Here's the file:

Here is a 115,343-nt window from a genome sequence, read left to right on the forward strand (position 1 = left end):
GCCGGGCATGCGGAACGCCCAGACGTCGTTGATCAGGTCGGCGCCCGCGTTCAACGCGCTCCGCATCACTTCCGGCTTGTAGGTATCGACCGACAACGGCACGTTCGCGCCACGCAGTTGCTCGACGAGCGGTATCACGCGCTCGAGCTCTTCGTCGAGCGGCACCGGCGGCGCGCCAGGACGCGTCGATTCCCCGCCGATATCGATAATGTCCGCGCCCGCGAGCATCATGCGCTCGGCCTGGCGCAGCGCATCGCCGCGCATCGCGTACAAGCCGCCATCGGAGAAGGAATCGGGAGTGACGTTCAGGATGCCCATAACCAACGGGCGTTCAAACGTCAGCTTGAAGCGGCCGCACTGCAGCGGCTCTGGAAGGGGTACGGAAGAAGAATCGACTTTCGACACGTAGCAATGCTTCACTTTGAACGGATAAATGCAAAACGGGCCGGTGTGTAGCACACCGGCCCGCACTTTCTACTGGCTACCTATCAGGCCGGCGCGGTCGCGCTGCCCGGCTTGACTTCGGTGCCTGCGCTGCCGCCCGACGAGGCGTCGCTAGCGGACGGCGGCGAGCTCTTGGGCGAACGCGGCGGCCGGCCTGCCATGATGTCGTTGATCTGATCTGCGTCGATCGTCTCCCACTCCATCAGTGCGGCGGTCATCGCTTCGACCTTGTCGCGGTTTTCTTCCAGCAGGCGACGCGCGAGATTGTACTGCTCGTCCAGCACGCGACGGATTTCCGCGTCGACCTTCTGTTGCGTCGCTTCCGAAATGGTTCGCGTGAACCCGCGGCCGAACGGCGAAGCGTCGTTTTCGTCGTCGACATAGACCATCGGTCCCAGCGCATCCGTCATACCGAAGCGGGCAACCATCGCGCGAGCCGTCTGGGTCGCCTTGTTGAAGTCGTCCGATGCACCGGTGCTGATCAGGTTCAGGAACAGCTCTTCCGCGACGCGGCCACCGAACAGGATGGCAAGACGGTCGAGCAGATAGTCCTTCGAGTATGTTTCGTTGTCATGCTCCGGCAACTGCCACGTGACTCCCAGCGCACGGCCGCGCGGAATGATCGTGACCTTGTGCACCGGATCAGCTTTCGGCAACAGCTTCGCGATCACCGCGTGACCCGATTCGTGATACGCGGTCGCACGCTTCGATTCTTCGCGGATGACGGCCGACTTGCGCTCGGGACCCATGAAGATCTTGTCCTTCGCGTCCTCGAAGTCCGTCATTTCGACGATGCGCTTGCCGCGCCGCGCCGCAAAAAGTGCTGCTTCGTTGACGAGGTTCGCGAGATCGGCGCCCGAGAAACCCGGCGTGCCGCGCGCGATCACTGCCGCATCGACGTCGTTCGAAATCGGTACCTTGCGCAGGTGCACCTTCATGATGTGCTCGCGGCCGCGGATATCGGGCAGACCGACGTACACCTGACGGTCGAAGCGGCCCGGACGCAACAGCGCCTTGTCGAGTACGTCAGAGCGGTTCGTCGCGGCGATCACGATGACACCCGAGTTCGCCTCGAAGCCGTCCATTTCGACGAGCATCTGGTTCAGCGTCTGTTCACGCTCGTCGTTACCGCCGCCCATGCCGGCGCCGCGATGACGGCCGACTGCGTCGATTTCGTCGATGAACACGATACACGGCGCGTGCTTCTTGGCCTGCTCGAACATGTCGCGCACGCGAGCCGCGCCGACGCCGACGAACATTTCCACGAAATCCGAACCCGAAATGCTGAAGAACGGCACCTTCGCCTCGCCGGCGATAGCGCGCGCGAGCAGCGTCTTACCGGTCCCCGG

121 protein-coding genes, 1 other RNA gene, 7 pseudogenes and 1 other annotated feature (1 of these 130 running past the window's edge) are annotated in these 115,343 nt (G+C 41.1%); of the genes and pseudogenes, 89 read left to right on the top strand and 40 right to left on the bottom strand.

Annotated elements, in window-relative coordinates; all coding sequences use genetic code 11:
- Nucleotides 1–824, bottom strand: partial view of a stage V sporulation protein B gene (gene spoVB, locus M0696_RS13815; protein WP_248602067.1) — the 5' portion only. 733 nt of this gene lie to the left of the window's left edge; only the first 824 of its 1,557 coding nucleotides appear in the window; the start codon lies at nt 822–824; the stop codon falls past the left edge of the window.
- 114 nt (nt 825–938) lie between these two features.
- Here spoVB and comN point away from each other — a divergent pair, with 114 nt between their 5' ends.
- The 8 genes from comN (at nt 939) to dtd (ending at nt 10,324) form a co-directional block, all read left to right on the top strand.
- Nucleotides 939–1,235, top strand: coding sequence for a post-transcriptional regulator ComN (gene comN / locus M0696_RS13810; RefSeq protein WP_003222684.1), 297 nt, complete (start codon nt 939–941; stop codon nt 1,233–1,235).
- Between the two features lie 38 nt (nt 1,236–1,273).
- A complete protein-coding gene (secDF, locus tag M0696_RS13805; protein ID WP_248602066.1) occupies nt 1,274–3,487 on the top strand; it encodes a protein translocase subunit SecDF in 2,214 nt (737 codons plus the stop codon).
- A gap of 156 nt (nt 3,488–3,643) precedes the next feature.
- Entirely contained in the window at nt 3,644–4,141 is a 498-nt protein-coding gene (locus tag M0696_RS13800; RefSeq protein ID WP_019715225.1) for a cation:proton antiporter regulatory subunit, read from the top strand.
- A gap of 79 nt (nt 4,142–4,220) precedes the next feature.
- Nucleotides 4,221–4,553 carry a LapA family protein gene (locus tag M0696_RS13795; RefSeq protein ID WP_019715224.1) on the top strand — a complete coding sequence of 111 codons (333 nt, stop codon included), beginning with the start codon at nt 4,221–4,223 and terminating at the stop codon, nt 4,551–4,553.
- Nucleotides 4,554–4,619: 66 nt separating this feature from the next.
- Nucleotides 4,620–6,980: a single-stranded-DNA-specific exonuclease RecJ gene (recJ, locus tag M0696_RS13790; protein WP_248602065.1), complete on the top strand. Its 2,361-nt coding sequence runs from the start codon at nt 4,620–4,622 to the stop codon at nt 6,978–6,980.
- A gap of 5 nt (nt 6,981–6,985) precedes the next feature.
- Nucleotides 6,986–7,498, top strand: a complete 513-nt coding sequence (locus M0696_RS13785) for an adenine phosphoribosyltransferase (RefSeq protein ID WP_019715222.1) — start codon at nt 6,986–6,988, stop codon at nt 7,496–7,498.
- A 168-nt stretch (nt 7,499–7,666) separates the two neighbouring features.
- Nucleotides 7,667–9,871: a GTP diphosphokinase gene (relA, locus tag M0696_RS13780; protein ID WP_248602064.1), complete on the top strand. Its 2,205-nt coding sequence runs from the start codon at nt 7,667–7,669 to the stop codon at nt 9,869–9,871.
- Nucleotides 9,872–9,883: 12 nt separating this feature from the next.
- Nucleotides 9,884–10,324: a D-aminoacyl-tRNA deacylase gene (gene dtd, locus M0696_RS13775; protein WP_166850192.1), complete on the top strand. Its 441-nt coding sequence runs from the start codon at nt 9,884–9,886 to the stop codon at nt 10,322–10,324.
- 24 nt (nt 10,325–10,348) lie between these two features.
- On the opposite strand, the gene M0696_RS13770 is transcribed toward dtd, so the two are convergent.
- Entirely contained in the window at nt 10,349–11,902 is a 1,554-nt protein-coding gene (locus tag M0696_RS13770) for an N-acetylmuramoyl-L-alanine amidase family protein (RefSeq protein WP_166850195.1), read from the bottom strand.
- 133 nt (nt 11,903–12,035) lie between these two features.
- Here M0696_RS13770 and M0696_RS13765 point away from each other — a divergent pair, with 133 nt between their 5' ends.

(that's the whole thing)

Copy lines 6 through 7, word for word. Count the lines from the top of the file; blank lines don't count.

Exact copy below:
- 114 nt (nt 825–938) lie between these two features.
- Here spoVB and comN point away from each other — a divergent pair, with 114 nt between their 5' ends.